Silver Selling for $1 per Ounce

While the excruciating losses on Wall Street may require some adaptation, we Fools can't change who we are as investors. When fundamentals fly out the window and valuations become temporarily moot, the only thing an instinctive value-hound can do is dig even deeper for the most disjointed and infallible values out there.

Let's dig where digging's the thing.

Even within a sea of drowning value stocks, Silver Wheaton (NYSE: SLW  ) stands out like a lighthouse. Thanks to its unique, fixed-cost business model, a dive into these numbers is a lot more fun than the math-wary Fool might think.

As both Agnico-Eagle Mines (NYSE: AEM  ) and Coeur d'Alene Mines (NYSE: CDE  ) can attest, transforming a mine from prospect to producer is often a messy process involving unanticipated delays and cost overruns. Silver Wheaton, meanwhile, has pre-paid $1.22 billion to acquire its portfolio of silver streams, and will enjoy an essentially fixed cash cost of $3.90 per ounce for the life of those purchase agreements.

On the strength of core assets like Goldcorp's (NYSE: GG  ) Luismin and Penasquito mines, Silver Wheaton's total share of silver assets in the ground amounts to:

  • 382.3 million ounces of proven and probable reserves (highest certainty).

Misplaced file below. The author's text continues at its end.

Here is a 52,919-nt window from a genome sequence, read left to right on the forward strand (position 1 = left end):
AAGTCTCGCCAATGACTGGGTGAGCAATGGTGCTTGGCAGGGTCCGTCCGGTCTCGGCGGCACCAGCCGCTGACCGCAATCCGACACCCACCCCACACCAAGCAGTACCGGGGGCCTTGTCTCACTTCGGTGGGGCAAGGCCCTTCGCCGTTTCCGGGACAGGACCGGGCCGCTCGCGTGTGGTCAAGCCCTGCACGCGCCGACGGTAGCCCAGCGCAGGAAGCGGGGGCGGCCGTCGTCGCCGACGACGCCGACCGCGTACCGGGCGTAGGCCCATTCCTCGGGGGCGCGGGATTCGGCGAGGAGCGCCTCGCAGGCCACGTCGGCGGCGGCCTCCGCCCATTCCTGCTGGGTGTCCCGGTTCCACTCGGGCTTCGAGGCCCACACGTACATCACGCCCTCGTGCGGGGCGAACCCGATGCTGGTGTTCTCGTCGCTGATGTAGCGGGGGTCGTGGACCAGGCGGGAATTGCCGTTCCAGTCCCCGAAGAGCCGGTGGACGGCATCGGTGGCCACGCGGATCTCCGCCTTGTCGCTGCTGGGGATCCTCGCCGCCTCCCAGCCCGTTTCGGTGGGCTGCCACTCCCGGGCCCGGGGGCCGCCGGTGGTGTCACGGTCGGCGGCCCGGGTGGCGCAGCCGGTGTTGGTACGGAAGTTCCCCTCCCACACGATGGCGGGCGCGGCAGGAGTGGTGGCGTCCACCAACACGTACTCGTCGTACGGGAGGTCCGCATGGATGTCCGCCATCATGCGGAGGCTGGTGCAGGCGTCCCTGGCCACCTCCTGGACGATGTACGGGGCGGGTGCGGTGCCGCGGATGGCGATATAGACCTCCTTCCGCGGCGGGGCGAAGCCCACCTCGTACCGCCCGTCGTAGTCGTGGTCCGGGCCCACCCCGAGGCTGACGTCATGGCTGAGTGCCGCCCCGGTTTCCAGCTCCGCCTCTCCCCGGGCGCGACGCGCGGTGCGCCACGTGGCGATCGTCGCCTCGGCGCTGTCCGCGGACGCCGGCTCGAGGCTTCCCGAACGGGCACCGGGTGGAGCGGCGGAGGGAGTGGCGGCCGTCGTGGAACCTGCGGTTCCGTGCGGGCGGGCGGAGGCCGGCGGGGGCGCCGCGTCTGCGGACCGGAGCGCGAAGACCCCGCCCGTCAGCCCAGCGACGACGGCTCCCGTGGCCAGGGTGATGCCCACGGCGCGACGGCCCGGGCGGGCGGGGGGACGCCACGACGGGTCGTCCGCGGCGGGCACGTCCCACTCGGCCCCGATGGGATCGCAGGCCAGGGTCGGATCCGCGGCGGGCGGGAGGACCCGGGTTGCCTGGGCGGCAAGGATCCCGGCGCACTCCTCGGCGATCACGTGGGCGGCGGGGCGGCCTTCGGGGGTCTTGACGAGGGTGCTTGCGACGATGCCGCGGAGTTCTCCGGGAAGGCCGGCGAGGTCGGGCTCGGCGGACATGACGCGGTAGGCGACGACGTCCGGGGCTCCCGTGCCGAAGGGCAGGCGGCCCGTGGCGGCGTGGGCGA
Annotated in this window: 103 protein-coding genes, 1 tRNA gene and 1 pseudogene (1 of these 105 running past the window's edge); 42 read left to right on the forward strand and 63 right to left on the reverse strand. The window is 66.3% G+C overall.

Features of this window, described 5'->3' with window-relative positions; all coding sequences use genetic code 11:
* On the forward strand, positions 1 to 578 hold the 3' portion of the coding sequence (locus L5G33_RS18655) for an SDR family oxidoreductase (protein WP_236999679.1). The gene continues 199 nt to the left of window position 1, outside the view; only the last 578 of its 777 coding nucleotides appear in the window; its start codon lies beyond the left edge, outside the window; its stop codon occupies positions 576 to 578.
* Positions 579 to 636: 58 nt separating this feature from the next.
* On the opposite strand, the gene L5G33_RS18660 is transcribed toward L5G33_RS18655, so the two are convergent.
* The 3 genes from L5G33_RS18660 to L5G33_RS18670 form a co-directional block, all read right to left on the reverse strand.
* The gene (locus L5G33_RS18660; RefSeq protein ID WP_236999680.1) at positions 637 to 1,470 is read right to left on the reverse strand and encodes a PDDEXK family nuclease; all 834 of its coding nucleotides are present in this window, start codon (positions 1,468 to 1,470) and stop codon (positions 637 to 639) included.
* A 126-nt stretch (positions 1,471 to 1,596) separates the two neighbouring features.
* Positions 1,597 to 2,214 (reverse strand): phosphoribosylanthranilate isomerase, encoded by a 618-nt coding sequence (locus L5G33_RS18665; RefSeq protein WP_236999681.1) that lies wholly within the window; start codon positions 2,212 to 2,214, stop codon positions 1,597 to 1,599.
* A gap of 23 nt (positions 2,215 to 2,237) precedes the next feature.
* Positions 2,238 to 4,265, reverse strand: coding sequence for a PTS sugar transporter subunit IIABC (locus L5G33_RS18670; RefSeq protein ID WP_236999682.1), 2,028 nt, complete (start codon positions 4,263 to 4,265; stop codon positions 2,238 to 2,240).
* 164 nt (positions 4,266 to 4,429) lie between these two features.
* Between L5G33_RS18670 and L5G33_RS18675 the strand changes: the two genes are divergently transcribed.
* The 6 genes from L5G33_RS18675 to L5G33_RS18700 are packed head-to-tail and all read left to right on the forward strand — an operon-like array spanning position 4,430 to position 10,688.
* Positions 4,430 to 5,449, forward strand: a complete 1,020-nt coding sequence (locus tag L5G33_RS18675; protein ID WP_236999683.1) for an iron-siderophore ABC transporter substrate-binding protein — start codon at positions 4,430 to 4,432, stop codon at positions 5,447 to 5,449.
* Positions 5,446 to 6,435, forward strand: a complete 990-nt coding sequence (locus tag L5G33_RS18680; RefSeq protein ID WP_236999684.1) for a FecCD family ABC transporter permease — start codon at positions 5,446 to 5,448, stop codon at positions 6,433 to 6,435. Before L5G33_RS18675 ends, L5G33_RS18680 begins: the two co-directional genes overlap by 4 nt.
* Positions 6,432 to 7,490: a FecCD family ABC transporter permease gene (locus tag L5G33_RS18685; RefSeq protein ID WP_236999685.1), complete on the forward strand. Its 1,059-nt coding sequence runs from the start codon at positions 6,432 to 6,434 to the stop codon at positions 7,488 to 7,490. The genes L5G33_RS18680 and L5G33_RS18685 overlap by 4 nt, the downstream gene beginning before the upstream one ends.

• 230.4 million ounces of measured and indicated resource (reasonable certainty).
  • 447.5 million ounces of inferred resource (lowest certainty).

$1 per ounce of silver?
In a perfect world, we could declare that all 1.06 billion of those silver ounces will find their way out of the ground, and determine that the company's $1.07 billion enterprise value indicates a rough market value of $1 per ounce of silver. That's some bargain all right, but those inferred resources are just preliminary estimates that must be verified through exploration before we can rely upon their accuracy.

The most conservative approach would have us count only the proven and probable reserves, as I did in this comparative analysis of gold miners like Yamana Gold (NYSE: AUY  ) and Newmont Mining (NYSE: NEM  ) . Employing that formula, Silver Wheaton sports an alluring enterprise-to-reserves ratio of 0.28.

For this company, though, where six silver streams are already delivering silver and two more are expected by year's end, I believe the extremely high ratio of producing assets to development-stage assets makes the use of the first two categories combined a reasonably conservative basis for valuation calculations. For our purposes, then, we'll assume that over the long haul Silver Wheaton will acquire at least 613 million ounces of silver.